When you’re learning the craft of writing (and really, no writer should ever stop learning) the subject of books on writing often comes up. There are the usual suspects, such as Stephen King’s On Writing. Debra Dixon’s GMC and Blake Snyder’s Save The Cat and I whole-heartedly recommend them the latter two (I haven't gotten around to On Writing yet, so I really must fix that.)
I wanted to share my recommendations for practical craft books that have helped me and that I go back to time and time again..
This is a fantastic book to help you better show your characters emotions, rather than tell. Each emotion has a page dedicated to it (e.g. Anger, Fear, Gratitude, Insecurity etc.) with a description, the physical signs, internal sensations, mental reactions as well as tips for writing emotion. This is not a book you need to read back to front. It's intended use is as a reference to have on hand for use either during drafting or revisions, to help you flesh out your scenes with life-like emotion.
I love this book so much I have both the physical and ebook copies.
Similar to The Emotion Thesaurus, these two books help you to create life-like 3D characters by deepening your characterisation. Set out in a similar fashion, these two books have a double page for each character trait (e.g. Funny, Creative, Bold, Hostile, Apathetic) with a definition, possible causes, associated attitudes and behaviours, thoughts, emotions and examples from film. The examples from film are fantastic and they include a lot of films that people of any age would know (Die Hard, Harry potter and The Wizard of Oz all get mentions).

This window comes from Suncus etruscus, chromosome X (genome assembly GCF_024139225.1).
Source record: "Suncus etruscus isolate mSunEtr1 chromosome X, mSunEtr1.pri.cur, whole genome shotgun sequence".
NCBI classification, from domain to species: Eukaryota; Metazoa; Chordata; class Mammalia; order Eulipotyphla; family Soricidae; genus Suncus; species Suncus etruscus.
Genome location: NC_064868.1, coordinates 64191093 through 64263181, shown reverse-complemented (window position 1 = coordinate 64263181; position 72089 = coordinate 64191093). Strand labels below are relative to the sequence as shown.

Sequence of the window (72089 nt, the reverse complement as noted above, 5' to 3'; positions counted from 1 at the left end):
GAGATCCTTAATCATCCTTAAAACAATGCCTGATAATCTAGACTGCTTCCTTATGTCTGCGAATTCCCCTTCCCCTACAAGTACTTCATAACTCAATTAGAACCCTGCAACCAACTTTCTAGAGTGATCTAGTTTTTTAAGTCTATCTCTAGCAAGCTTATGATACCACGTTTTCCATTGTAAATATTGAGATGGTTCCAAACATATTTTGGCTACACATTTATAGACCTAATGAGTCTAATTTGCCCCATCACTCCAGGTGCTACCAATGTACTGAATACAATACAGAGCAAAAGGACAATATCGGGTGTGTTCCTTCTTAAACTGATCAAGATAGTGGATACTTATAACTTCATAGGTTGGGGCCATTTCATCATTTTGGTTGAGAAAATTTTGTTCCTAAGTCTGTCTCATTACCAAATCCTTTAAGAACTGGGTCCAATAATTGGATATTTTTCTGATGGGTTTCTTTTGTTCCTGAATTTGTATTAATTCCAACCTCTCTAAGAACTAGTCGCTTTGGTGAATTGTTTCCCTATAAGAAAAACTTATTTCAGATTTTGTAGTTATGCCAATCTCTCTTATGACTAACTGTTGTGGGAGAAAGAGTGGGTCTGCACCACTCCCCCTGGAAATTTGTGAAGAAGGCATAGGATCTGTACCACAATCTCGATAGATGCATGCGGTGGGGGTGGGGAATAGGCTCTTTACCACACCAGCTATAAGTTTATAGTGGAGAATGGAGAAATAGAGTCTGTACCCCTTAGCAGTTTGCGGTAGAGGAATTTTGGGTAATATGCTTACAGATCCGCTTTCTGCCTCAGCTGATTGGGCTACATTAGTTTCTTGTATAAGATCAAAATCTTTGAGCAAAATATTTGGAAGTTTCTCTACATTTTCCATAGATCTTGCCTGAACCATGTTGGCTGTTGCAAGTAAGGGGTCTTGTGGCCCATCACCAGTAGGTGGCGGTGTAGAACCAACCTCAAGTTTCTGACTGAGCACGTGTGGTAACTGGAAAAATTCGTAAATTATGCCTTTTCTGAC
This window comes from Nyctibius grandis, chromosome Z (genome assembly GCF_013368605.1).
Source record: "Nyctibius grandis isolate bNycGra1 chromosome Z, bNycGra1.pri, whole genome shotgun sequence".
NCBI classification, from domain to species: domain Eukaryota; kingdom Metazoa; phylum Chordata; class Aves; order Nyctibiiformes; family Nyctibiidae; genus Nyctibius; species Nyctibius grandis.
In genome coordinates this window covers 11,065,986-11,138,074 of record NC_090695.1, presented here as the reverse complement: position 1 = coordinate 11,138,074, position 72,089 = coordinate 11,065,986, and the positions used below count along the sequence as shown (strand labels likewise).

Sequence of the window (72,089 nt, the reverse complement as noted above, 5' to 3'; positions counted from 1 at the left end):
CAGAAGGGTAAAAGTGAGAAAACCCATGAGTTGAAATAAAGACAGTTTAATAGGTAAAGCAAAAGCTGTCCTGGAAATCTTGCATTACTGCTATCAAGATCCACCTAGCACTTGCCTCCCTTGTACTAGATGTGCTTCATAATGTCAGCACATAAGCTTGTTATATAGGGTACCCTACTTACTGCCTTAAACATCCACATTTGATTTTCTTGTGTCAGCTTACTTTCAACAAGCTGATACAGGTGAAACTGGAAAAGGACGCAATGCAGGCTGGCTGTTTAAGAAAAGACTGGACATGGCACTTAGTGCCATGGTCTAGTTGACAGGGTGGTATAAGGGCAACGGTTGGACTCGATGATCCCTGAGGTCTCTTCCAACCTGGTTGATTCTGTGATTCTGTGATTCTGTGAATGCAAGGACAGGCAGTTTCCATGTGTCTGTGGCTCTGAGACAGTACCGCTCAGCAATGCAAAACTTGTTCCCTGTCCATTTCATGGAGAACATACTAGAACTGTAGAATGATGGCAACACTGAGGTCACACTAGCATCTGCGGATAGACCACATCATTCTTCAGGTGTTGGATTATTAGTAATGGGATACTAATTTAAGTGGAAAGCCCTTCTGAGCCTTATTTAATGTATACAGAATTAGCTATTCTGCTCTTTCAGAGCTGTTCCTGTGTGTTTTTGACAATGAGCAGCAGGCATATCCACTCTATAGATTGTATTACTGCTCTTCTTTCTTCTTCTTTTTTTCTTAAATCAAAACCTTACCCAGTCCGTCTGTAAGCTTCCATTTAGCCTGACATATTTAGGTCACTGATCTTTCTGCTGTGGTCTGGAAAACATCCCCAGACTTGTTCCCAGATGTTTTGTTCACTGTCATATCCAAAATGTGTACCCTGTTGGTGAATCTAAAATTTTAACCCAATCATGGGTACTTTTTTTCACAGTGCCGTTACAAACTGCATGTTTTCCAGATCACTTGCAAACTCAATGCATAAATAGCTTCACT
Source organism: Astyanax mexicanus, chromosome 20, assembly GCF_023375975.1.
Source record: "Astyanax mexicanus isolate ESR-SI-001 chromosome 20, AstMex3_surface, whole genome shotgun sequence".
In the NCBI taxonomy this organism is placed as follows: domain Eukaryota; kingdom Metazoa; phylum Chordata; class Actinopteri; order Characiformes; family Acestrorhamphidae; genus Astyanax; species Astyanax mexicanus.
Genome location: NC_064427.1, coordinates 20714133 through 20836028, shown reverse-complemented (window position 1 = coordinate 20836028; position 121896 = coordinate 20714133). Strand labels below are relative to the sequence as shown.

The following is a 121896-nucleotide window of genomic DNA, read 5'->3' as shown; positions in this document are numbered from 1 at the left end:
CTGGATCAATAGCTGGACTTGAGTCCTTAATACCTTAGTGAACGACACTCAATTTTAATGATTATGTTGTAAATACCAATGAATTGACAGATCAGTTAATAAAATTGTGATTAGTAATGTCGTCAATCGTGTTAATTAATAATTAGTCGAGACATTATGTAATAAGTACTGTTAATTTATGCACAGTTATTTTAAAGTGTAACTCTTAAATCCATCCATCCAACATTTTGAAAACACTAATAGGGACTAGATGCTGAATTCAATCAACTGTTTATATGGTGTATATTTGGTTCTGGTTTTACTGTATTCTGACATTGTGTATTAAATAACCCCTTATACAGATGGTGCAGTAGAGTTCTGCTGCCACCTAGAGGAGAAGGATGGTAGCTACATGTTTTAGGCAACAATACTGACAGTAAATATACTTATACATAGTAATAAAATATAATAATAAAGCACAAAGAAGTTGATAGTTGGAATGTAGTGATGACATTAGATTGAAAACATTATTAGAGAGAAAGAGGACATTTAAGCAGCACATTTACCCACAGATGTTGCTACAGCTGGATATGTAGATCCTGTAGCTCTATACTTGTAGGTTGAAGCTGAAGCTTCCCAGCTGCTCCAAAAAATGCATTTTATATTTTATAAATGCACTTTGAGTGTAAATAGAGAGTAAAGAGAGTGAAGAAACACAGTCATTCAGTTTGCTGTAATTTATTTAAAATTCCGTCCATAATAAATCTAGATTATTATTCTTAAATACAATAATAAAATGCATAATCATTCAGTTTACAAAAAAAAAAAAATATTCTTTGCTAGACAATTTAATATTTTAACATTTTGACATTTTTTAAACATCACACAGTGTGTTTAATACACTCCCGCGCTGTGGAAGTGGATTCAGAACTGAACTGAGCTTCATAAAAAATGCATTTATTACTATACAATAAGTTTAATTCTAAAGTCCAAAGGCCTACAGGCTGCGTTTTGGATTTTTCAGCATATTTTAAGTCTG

Again this is a permanent on my desk when I am planning a story and I have both the paper and ebook version.
A plotting book designed specifically for romance novels!! *cue crowd cheering*
So, for anyone who's battled to fit a romance plot with two (or more) protagonists into a traditional plot structure, this book is for you. Gwen is both a romance writer and editor herself, so she knows romance novels. It's simply written, easy to follow and has the right level of detail for those of us who are still one foot in the "pantser" camp. Highly recommend.
This is a great book to help you really dig deeper or If you've sent your manuscript out and are hearing that agents or editors "didn't connect with the character." Pull more emotion out of your characters and their worlds, create stories that reach in and grab your readers heart. It's more of a "food for thought" kind of book rather than a step by step guide.
OK, so this isn’t a craft book but it IS one of my most used writing resources. I have my illustrated version of Strunk and White’s Elements of Style but this site is so quick and easy to use. Want to know the difference between further and farther? Or whether or not you should capitalise the F in French Fries? Grammar Girl will tell you quickly, sharply and without fuss. Plus she has a short snappy podcast in case you prefer to listen to your grammar lessons.
There you have it, my 5 writing craft recommendations for romance writers! Have you used any of the above? Any that you would add to this list?